Hilltops
Hartwick College's Student Newspaper

The View From Oyaron Hill

A Music Review: saintmotelevision by Saint Motel

11.02.16


Tim Raimy


On October 21, Saint Motel released their second album, saintmotelevision. Their previous releases include ForPlay – EP released in 2009, Voyeur, (2012), and the My Type – EP (2014). Saint Motel has never been a band to shy away from saying what they feel and exactly how they mean to say it. They aren’t a political band, but the way their lyrics talk of life and love has always been fun and sometimes quite amusing; they didn’t lose that distinguishing feature with this album.


The opening track, “Move” opens with rhythmic clapping – which is appropriate in my opinion because this album deserves applause – the rest of the song is fun and groovy. The lyrics speak in third person of a man devoted to a woman who he isn’t even in a relationship with and longing to be with her. The only solution to winning her over is to move; he can’t keep sitting around wondering how to get her to notice him, he just has to make himself noticeable. Other love tracks on the album include: “Getaway”, a song about two people running away together to get away from anyone or anything that could keep them apart, “Slow Motion”, when a man is so stunned by the woman he loves that his world turns to slow motion when she is near, and “Sweet Talk”, a song for the ever-hopeful; you don’t care what the person you have feelings for says or feels about you, just the fact that they do is good enough.


A track with a little less love in it is “Destroyer”. In this one, a man is trying to get over the woman he was with, but he’s haunted by her presence even though she isn’t there. It’s very fun instrumentally. The saxophone supplies the song with its energy, equipped with a fantastic solo that I’d love to hear played live. Following that is the soulful, easy-listening “Born Again,” a playful take on what appears to be the singer’s conversion to” born again” Christianity. “You Can Be You” has a different attitude as opposed to “Born Again” being very accepting of any flaws in human nature: “You can be right, you can be wrong / you can be anything you want / you can be you / but you’ll always be mine”.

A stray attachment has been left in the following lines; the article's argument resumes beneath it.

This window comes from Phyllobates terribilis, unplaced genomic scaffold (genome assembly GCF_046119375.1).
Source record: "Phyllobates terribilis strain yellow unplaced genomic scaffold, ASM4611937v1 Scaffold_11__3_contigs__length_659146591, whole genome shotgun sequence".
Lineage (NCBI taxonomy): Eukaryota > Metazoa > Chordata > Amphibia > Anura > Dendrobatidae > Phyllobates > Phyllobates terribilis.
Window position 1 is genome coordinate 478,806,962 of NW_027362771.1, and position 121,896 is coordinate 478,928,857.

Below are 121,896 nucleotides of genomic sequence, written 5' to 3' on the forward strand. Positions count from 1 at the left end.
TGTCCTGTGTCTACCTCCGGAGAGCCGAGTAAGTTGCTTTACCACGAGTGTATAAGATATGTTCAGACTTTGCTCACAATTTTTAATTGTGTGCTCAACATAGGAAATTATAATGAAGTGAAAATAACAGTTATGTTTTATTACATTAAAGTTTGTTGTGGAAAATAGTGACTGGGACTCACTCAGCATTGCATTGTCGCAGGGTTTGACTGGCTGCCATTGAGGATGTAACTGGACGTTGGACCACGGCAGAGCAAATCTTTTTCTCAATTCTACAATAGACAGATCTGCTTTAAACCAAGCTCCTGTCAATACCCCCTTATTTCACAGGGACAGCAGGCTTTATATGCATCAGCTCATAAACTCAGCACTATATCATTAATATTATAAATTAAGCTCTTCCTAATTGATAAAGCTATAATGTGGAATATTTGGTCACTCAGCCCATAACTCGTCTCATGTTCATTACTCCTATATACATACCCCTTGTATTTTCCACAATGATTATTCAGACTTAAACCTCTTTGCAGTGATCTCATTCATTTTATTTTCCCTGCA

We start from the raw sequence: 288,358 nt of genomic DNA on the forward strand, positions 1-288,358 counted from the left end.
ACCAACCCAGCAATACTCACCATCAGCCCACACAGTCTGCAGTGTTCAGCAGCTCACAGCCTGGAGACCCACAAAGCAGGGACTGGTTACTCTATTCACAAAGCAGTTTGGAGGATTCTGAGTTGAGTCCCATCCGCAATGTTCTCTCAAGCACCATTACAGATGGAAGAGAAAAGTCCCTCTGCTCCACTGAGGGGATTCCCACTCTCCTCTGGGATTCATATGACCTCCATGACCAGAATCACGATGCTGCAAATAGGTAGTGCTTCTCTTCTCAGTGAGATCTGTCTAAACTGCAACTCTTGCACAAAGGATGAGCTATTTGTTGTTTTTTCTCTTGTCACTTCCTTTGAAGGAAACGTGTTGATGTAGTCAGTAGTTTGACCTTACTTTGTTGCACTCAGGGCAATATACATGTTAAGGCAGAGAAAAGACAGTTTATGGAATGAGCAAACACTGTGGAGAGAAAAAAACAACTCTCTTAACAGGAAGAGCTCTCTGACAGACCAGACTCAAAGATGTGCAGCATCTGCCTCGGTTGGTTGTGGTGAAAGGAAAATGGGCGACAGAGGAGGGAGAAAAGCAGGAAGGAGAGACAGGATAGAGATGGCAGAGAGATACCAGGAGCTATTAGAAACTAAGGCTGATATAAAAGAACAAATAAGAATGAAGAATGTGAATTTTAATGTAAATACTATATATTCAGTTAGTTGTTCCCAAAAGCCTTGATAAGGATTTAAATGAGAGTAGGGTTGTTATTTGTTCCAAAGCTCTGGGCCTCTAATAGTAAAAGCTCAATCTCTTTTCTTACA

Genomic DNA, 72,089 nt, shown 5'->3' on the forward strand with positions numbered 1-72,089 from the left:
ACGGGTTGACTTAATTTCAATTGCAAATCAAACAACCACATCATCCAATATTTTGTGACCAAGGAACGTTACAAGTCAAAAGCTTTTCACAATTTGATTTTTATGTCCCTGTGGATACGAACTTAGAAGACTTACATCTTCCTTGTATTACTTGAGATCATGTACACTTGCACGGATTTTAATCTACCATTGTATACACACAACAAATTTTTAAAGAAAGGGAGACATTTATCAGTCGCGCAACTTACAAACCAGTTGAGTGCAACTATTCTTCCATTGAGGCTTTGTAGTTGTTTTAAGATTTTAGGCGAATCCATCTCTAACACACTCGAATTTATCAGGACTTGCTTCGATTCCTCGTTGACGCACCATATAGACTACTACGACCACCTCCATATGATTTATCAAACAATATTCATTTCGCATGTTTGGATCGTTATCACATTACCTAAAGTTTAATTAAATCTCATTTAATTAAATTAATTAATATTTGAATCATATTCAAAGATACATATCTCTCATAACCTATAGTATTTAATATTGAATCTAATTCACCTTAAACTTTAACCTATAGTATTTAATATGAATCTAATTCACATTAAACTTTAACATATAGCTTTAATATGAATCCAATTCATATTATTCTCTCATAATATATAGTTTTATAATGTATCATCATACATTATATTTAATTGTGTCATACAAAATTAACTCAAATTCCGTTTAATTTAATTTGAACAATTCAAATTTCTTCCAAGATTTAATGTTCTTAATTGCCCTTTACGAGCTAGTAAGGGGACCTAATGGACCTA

A song that will make you want to snap along to the beat is “For Elise” with lyrics that are characteristic of Saint Motel’s say it how you feel it style, “When it’s tough, when you’re stuck / you’ve hit the wall of the writer’s block / you need a spark, light in the dark to get you out of your head and into your heart” and goes on to give commentary on the idea that there are plenty of women who have had songs written about them but this one in particular is for Elise. Another song with lyrics that are used to explain explicitly how a person feels is “Local Long Distance Relationship (LA2NY)”, the story of two people in a struggling relationship that even when they’re together there is no connection which makes it feel like one person is in Los Angeles and the other is in New York City.


The final track on the album, “Happy Accidents” is instrumentally different from the rest of the album, in that it is the only acoustic track and lacks that feeling that makes you want to dance. Lyrically the song is very sweet, “If I never laid on eyes on you would I feel like something’s missing? / If you never laid eyes on me would you know something’s gone? / I don’t think we’ll ever know / let’s just live in the afterglow. / What if we never met? / You love me / you just don’t know it yet / Everything is just a happy accident.” Overall I really enjoy the album and would recommend it and Saint Motel’s other work to anybody in search of some fun music.